A controversial Los Angeles Police Department program that uses data to identify persons who are most likely to commit violent crimes and was criticized in an audit and by privacy groups will soon be ended by Chief Michel Moore, it was reported Saturday.
On Friday, Moore sent a five-page memo to the Police Commission that contained a detailed list of changes in response to the audit by Inspector General Mark Smith, the Los Angeles Times reported.
The audit found the department’s data analysis programs lacked oversight and officers used inconsistent criteria to deem people as “chronic offenders,” the paper reported. The overall effectiveness of a component to pinpoint the location of certain property crimes could not be determined, the audit found.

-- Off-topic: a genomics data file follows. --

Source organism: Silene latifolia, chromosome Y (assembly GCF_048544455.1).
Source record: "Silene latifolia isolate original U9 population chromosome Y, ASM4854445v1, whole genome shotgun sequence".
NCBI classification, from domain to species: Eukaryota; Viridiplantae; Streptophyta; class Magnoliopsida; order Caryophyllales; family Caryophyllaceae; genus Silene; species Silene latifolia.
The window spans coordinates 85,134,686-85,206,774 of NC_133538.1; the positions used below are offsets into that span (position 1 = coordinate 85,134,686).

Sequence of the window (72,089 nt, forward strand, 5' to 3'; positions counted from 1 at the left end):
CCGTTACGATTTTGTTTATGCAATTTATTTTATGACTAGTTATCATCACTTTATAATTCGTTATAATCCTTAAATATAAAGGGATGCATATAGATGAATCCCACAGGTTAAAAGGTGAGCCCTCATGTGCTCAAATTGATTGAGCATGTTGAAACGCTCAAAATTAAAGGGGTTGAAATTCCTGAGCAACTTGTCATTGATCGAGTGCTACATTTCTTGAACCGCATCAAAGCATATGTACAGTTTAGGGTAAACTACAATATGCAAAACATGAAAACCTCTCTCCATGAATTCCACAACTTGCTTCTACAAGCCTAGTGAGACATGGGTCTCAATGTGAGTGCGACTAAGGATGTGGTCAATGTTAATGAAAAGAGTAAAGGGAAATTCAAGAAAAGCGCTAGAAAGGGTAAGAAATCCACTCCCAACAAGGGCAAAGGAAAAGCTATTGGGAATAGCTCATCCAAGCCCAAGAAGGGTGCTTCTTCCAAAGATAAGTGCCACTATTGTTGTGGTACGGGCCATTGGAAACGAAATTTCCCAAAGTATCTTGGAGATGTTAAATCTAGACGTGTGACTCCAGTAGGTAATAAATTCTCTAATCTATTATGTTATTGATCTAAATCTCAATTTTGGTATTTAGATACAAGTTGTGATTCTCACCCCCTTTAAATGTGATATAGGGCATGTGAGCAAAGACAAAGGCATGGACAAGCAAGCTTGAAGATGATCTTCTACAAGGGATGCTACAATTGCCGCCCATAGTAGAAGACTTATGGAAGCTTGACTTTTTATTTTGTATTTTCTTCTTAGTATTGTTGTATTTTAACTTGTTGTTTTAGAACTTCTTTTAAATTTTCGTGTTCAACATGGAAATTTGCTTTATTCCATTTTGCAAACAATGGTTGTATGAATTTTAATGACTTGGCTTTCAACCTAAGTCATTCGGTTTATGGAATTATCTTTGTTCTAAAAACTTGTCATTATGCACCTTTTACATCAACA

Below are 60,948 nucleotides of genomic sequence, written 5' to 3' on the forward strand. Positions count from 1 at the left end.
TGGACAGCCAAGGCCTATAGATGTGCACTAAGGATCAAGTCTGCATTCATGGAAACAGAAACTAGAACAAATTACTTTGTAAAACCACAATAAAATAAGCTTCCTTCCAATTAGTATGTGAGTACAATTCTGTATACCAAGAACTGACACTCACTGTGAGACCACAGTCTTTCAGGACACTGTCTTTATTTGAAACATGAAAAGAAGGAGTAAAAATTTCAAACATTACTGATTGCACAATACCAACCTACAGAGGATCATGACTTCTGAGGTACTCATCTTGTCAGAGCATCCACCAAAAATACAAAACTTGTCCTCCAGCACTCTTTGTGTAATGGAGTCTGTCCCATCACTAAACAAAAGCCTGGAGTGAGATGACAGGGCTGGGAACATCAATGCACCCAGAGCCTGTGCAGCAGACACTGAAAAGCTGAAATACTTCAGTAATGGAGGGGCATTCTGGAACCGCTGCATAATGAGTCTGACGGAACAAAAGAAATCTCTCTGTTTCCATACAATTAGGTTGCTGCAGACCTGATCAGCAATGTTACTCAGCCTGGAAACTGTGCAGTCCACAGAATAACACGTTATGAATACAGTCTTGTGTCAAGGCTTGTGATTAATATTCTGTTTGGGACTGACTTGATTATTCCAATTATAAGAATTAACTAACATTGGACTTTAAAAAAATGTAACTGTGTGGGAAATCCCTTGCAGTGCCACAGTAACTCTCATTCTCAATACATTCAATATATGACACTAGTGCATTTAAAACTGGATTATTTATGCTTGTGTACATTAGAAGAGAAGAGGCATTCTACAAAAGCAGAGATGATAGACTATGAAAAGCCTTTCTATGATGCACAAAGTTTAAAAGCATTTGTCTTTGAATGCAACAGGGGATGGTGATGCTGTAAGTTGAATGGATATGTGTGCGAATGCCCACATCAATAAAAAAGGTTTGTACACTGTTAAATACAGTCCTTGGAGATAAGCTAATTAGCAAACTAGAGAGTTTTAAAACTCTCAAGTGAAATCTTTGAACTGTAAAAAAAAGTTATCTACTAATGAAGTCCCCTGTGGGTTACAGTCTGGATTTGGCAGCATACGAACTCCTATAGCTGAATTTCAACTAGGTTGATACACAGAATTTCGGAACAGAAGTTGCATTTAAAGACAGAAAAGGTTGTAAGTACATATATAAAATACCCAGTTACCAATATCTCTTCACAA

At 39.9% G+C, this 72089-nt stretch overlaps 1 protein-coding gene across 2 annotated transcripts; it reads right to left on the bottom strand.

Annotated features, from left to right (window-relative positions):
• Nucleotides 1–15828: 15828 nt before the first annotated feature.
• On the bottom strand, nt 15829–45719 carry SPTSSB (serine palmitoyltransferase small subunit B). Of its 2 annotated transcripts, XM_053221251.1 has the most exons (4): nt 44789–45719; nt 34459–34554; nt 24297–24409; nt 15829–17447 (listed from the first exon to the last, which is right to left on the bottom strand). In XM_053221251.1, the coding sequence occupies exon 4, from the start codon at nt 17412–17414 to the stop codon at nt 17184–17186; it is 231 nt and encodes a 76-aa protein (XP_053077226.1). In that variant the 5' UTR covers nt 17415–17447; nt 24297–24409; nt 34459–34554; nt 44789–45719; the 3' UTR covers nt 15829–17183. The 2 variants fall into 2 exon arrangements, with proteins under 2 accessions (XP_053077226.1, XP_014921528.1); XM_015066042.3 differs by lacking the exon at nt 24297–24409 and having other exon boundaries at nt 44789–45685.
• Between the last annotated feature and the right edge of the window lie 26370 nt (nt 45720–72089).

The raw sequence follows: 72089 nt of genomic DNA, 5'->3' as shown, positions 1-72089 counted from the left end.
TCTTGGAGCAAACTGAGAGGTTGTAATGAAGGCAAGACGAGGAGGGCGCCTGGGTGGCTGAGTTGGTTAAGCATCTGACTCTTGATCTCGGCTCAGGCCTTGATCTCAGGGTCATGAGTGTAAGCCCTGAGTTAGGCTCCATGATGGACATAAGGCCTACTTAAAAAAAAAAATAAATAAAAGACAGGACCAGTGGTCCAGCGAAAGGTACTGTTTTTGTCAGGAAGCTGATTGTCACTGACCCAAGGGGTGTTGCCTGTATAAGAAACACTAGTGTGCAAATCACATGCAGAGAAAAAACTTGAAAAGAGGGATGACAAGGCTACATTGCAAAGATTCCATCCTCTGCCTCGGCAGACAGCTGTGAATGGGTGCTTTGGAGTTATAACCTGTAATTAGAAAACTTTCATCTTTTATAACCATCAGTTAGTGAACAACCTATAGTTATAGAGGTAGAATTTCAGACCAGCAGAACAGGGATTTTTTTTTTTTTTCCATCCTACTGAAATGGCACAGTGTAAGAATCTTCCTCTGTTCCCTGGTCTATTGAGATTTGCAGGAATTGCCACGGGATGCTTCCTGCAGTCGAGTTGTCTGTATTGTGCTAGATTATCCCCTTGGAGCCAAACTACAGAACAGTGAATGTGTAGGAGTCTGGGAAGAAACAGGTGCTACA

In the memo, Moore told commissioners the department will not use programs that fail to produce results, the Times said.
LAPD Officer Hannu Tarjamo, a director at the Los Angeles Police Protective League, told the paper, the data programs can be helpful, but they also distract officers from police work. Community policing is done best when officers learn areas and know who commits the crimes, Tarjamo said.
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